With about 1/3 of Earth’s population using the services of the internet, it’s no surprise that online cultural awareness is becoming a significant issue. As over 2 billion users surf the net, individuals from different cultures are coming together at a growing rate, and online communities are as diverse as ever.
In a recent blog post about online community management by the Social Media Examiner, the importance of respecting other cultures is highlighted. Changes to NPR’s ethics guidelines for
journalists were noted, and summed up as such:
“To get the most out of social media we need to understand those (social media) communities. So we respect their cultures and treat those we encounter online with the same courtesy and understanding as anyone we deal with in the offline world.”
But what happens when you or your company fail to acknowledge and understand the cultural differences that make members of your online community/following unique?
1) You risk alienating sections of your audience
“If you can’t interact with your customers and cater to their individuality, they won’t be customers for long.” That’s been a central theme of social media and online interactions of late, and it’s true.
Online interactions can take place in many ways, whether it be via Facebook, Twitter, blogs, user forums, chat rooms, and more. These mediums are available all over the world, and as immigration further mixes our populations together, it is likely your audience consists of different cultures.
However, the times of simply listening to what customers are saying is over, and a new era of interaction is underway. Consumers prefer companies that understand them and pay attention to their questions, concerns, comments, ideas, and preferences.
This also means companies need to be flexible and understanding to a variety of different cultures. Doing some research about the cultural differences or societal norms that exist amongst your audience can help you relate on a more personal level and effectively build trust with your customers.
Names often point to cultural heritage and can clue you in as to what a certain customer may want to hear or not hear.
For example, perhaps your company sells Latin Food and a customer by the name of Suri Prakesh tweets at you saying, “I like your chicken tacos!” Your company has just released a new item, so you feel like this is a great chance to share, and you tweet back “Thanks Suri, you might want to try our all new carnitas. We think you’ll love them!”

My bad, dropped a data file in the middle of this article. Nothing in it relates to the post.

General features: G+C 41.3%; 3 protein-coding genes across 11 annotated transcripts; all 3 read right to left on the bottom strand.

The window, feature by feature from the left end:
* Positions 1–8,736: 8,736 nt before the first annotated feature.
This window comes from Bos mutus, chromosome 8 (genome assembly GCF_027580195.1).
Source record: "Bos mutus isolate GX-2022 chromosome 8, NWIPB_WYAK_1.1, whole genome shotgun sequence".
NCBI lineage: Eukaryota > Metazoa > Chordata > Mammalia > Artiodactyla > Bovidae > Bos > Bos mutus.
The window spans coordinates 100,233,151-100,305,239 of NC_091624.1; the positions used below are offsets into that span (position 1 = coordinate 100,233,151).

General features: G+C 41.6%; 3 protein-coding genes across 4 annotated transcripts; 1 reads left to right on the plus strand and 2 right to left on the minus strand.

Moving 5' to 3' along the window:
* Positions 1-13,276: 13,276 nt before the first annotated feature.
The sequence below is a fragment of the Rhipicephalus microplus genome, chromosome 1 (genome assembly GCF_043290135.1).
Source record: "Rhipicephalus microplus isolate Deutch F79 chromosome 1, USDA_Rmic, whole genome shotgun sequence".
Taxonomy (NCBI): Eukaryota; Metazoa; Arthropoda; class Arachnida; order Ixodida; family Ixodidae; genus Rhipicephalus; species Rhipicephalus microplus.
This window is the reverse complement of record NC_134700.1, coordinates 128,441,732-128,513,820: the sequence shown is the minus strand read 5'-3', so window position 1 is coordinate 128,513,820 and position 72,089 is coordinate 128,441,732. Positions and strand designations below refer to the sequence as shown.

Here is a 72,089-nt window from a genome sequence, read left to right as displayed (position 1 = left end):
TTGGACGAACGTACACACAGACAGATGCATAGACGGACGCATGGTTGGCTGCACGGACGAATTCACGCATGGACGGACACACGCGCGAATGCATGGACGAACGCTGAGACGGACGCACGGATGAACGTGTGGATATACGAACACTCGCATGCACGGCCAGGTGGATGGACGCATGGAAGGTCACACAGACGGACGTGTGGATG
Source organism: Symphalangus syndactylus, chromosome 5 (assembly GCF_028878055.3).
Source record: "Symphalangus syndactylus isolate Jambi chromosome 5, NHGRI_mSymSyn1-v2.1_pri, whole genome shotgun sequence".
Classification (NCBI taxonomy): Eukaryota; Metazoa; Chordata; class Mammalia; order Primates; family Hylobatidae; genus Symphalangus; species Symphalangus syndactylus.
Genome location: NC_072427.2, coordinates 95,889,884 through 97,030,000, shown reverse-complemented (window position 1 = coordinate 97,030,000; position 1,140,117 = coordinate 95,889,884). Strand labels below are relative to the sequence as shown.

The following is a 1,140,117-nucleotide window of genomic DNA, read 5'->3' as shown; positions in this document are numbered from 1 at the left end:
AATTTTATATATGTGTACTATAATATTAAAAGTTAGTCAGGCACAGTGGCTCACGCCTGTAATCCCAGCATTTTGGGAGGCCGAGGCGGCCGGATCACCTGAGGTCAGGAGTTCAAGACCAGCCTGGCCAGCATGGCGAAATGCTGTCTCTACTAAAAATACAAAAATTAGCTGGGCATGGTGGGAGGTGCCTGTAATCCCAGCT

The statement seems harmless enough, although carnitas are made from pork, and for Muslims and other cultures, eating pork is forbidden by god. The result could be a disconnect between customer and company.
2) You slow the global spread of your company/product
People from different cultures and people from different parts of the world often interact within entirely different social networks than here in North America.
By making a customer who is of Indian or Chinese decent particularly happy or satisfied, you may open your brand to their social network and a whole new group of potential customers. If you fail to make a good impression, your customer may never go on to share information about your product or company.
Utilizing your customers’ social networks is part of a strong marketing strategy for all sorts of products and services, and can help grow the global awareness of your brand.
3) You risk a viral backlash
Just as using a customer’s social network can benefit your company and products, it can also hurt. If you make a bad impression or come off as naïve in the eyes of a customer, it could negatively impact your sales, image, and more. And bad news spreads just as fast, if not faster than good news.
Cultural awareness and sensitivity should be parts of your company’s strategy, as appearing culturally unaware will tarnish any reputation. Being unaware reflects the character and focus of your company, and makes you seem uninformed, unworldly, or ethnocentric.
Some common mistakes could be, but are not limited to, the lack of knowledge about:
- Important current events
- Cultural norms or habits of society
- Common religious beliefs/practices
- Important events or people in a culture’s history
- Common names & sounds of the language
By learning about the cultures of your audience, your company becomes not only more informed, but also more personal. Businesses today stress the importance of making personal connections, and being aware of a customer’s culture and heritage is a great start.
Is cultural awareness important in your line of business? We’d love to hear from you, so drop us a line! Feel free to comment here or email us at info [at] antvibes [dot com].
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